MAS Specifies Procedures Under Current Housing Loan Rules
Singapore, 6 September 2004...The Monetary Authority of Singapore (MAS) announced that banks must obtain a written declaration from a borrower on the amount of discount, rebate or benefit received for the purchase of a property when granting a housing loan.
2. The declaration should also include the amount of loans obtained by the borrower from other financial institutions or the seller for the purchase of the property. Buyers will have to disclose these amounts, including any private arrangements with the seller that are not reflected in the purchase price, in their loan applications to the banks.
3. This requirement will apply to all loan applications received by banks from 13 September 2004. This does not mark a change in MAS' rules on housing loans. Banks are already required under the existing rules to take reasonable steps to ensure that these amounts are taken into account in computing the loan quantum. This requirement establishes a uniform procedure for banks to comply with the housing loan rules, as currently, banks adopt varying practices.
Notes to Editor:
Under the existing MAS Notice on Housing Loans, a bank is required to deduct discounts, rebates or other benefits provided by the seller to the borrower from the purchase price in computing the loan quantum that may be granted. These discounts, rebates or benefits help the buyer to meet the minimum cash down payment and make the true purchase price of the property lower than the transaction price stated in the sale and purchase agreement.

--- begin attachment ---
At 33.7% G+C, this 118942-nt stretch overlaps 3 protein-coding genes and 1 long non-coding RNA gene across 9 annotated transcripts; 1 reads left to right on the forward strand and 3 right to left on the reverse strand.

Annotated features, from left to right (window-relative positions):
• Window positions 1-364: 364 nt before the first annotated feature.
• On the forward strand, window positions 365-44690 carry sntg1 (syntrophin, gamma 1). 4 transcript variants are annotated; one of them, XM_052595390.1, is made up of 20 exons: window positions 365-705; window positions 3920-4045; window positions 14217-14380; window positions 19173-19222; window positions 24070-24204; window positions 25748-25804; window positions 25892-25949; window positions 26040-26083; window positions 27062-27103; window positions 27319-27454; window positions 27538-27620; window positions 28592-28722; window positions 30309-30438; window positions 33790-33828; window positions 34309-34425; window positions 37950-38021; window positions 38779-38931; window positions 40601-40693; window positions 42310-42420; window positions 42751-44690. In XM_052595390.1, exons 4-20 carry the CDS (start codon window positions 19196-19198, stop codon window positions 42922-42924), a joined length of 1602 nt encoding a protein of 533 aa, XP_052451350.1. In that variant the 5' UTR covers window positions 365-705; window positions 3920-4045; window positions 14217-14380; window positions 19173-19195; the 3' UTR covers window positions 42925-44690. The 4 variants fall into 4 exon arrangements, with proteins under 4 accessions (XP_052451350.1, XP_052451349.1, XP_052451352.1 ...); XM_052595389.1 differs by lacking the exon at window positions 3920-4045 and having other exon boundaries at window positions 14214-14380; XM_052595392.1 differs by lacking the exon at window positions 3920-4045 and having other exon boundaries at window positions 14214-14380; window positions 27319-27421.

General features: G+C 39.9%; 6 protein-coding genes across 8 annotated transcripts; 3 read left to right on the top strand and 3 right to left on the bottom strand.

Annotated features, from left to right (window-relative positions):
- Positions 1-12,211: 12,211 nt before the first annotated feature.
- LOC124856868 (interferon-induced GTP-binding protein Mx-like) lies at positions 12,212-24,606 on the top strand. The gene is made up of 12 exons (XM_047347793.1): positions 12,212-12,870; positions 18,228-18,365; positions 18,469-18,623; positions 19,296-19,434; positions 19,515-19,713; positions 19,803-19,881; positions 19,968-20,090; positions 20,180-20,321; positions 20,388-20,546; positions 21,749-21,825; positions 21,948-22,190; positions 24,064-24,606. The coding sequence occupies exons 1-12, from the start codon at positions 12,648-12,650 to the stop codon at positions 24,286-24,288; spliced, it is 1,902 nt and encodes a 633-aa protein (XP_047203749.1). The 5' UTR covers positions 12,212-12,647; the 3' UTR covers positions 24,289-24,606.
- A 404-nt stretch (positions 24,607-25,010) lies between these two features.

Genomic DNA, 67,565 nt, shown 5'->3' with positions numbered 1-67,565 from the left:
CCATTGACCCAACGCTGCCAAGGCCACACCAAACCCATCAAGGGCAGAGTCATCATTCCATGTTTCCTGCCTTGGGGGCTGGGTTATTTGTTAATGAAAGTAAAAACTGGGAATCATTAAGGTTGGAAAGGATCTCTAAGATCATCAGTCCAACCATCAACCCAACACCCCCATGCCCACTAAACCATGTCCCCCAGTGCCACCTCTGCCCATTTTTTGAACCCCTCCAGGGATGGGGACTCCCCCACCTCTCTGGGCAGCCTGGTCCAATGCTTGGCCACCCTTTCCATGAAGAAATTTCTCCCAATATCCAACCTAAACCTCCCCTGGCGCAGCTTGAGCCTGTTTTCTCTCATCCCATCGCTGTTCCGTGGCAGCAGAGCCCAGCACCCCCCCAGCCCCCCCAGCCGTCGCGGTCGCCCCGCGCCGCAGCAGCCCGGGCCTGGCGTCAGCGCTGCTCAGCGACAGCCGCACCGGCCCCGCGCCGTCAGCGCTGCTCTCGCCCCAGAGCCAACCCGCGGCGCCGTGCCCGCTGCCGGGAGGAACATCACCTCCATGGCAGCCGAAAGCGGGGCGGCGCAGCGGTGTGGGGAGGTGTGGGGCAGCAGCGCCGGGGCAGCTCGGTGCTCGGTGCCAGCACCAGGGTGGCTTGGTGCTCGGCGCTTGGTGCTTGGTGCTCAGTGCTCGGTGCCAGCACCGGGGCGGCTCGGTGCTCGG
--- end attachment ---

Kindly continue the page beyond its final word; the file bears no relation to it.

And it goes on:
The existing Notice also requires a bank to take reasonable steps to ensure that the aggregate amount of credit obtained by the borrower for the property purchase does not exceed the prescribed loan to value limit. Such credit could include loans from other financial institutions as well as the property seller, e.g. via a direct loan from the property developer or a scheme where the developer pays advance rental to the buyer.
The housing loan rules, in place since 1996, are meant to ensure that the property buyer has paid the minimum cash down-payment from his own financial resources before the housing loan is disbursed by the bank. This is to curb excessive speculation in the property market.